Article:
Federal agents have arrested Bill Huang, owner of Archegos Capital Management, the $10 billion private investment firm. explode last year In a business disaster, the former chief financial officer Wednesday morning.
Mr. Hwang and his former assistant Patrick Halligan have been arrested at their homes and are expected to appear in Manhattan Federal Court later today. Federal prosecutors in Manhattan announced the arrests as they unveiled a 59-page indictment against the two men.
Federal prosecutors said the men are accused of racketeering conspiracy, securities fraud and electronic fraud in connection with a scheme to manipulate publicly traded stock prices in order to boost revenues. They said the plan, which relied heavily on leverage, helped increase the company’s portfolio to $35 billion from $1.5 billion in one year.
The Archegos crash shocked Wall Street, caused major losses for major banks, and led to investigations by federal prosecutors, the Securities and Exchange Commission and other regulators. The Securities and Exchange Commission filed its civil complaint on Wednesday against Mr. Hwang, Mr. Halligan and two former traders at Archegos.
Larry Lustberg, Mr Huang’s lawyer, confirmed the early morning arrests but declined to comment immediately. Mrs Halligan’s lawyer, Mary Mulligan, said her client was “innocent and will be acquitted”.
The arrests will be one of the largest white collar trials on Wall Street in years. Archegos’ collapse has highlighted large family offices, which operate with less regulatory oversight than hedge funds but sometimes do just as much trading.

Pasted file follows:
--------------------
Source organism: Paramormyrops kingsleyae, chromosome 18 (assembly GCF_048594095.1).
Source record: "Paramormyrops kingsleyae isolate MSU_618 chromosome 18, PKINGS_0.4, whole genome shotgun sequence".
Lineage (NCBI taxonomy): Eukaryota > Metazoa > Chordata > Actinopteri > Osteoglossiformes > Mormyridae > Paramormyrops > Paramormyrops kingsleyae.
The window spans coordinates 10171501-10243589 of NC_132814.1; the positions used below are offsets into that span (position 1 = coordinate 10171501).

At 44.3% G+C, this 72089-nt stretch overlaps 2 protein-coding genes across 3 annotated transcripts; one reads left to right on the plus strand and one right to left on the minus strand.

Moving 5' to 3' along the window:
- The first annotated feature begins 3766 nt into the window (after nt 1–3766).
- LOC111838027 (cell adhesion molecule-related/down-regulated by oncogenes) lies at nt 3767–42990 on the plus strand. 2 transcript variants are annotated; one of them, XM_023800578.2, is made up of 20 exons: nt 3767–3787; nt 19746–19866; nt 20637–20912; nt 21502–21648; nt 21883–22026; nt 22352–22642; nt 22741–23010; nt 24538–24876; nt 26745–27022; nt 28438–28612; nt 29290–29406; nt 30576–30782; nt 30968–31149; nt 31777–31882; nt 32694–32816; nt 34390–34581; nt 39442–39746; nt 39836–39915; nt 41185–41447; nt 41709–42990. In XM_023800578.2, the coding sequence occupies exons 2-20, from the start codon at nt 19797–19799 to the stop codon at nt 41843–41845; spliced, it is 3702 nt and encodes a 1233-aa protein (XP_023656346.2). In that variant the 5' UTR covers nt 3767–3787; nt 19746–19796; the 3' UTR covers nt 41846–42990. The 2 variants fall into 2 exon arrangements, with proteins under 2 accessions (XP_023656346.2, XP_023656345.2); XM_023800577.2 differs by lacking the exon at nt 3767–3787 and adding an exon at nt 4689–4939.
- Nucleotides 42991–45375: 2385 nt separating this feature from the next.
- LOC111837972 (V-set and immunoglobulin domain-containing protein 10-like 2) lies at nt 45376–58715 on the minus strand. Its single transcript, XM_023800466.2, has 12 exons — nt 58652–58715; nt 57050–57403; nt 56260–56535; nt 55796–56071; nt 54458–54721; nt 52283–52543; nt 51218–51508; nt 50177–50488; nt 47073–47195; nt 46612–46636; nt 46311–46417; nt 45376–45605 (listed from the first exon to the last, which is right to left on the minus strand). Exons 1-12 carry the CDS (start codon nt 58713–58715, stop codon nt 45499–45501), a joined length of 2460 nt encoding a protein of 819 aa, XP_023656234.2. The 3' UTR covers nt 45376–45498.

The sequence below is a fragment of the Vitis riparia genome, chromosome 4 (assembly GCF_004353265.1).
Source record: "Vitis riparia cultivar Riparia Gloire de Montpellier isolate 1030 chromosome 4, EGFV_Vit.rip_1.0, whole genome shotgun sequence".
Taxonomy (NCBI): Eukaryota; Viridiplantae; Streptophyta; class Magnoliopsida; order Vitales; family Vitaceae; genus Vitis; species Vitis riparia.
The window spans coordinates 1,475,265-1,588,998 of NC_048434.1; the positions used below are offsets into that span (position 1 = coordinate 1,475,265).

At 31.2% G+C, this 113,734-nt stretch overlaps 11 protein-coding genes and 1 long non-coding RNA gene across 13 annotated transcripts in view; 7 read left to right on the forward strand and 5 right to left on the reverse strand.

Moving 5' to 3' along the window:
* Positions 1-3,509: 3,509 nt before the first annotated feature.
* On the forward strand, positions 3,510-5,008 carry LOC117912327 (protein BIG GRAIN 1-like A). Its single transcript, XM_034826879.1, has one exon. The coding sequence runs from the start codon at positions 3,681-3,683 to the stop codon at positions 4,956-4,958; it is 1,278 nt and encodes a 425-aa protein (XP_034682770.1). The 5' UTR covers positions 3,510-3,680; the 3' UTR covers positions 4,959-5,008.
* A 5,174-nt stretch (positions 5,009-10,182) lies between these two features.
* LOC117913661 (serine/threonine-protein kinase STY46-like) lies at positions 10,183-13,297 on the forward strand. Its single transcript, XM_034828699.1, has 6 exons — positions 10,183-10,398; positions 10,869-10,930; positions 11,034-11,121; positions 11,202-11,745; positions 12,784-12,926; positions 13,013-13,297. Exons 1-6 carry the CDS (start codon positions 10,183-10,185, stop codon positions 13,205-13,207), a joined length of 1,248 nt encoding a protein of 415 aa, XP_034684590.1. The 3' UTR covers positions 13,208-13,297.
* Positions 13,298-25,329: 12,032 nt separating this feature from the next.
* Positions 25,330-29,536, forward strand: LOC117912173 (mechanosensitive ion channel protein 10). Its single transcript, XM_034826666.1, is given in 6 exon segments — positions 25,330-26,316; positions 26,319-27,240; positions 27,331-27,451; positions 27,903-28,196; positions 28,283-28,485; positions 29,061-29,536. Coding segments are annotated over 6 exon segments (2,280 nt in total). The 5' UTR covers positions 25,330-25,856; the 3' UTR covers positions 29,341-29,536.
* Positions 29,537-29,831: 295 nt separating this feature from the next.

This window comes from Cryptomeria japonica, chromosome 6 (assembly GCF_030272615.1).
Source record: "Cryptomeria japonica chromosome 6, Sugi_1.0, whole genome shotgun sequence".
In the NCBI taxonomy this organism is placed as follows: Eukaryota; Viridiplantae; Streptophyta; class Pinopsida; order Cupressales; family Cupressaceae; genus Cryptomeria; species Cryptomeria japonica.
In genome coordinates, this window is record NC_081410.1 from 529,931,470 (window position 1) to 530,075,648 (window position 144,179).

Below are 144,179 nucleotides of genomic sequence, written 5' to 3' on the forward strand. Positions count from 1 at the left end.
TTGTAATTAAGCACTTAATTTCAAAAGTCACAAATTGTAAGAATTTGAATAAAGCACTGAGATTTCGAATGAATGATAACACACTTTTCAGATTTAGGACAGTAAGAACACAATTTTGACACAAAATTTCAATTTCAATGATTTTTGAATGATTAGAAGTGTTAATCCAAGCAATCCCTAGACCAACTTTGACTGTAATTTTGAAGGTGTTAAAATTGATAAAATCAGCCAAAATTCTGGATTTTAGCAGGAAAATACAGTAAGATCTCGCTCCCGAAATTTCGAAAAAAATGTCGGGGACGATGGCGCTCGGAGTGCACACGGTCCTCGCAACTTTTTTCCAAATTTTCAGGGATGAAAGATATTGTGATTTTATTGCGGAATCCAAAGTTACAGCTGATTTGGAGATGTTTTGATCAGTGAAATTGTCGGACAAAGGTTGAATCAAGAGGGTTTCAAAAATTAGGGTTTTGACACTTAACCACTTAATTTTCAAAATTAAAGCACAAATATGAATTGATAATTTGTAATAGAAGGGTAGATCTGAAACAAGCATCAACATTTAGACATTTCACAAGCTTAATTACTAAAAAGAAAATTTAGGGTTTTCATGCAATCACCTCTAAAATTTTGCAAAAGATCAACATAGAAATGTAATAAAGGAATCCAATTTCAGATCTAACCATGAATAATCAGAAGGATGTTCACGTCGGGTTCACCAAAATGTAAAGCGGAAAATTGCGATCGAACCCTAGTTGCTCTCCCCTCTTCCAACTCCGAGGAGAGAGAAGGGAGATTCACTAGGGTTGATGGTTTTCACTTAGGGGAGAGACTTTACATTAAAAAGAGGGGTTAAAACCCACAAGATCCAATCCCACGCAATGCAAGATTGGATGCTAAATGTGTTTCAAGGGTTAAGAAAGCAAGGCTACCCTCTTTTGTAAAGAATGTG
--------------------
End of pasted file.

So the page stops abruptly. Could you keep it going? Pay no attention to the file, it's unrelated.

Archegos’ losses are compounded by the use of a derivative called a total return swap, which is a complex security that banks sell and allows the company to use borrowed money to buy shares. The derivative allowed Archegos to take larger positions in the stock more quickly than it would normally have done if it were only buying the shares with cash. The swaps also allowed Archegos and Mr. Hwang to avoid having to disclose their large positions in a handful of stocks to regulators and other investors.
The indictment against Mr. Huang and Mr. Halligan said that they and others at the firm had provided “materially false and misleading statements” to major banks that arranged derivative trades and allowed them to effectively amass huge equity positions using billions of borrowed money.
The scheme initially worked as it pumped the actual size of equity positions held by Mr. Hwang’s family office to $160 billion from $10 billion – rivaling some of the world’s largest hedge funds. But things quickly fell apart in March 2021, when sharp declines in a few stocks in Archegos’ portfolio led banks to issue cover orders. These banks were forced to sell the securities and to control the guarantees that the company provided in exchange for its large loans.
Investigations into Archegos’ collapse began shortly after the company’s collapse. The collapse led to billions in losses for a number of banks including Credit Suisse, Nomura, Morgan Stanley and UBS. Credit Suisse incurred the most pain, losing more than $5 billion, and the trading debacle led to a number of high-profile management changes at the bank.
Over the past few months, federal authorities have demanded documents from the company and banks and held meetings and interviews with a number of former employees of Archegos.
The indictment refers to two former traders who worked at Archegos as part of the scheme. But it was not clear if these former traders would be charged or cooperate with the investigation.
Archegos’ collapse has sparked calls for more disclosure by large family offices to the S.EC.
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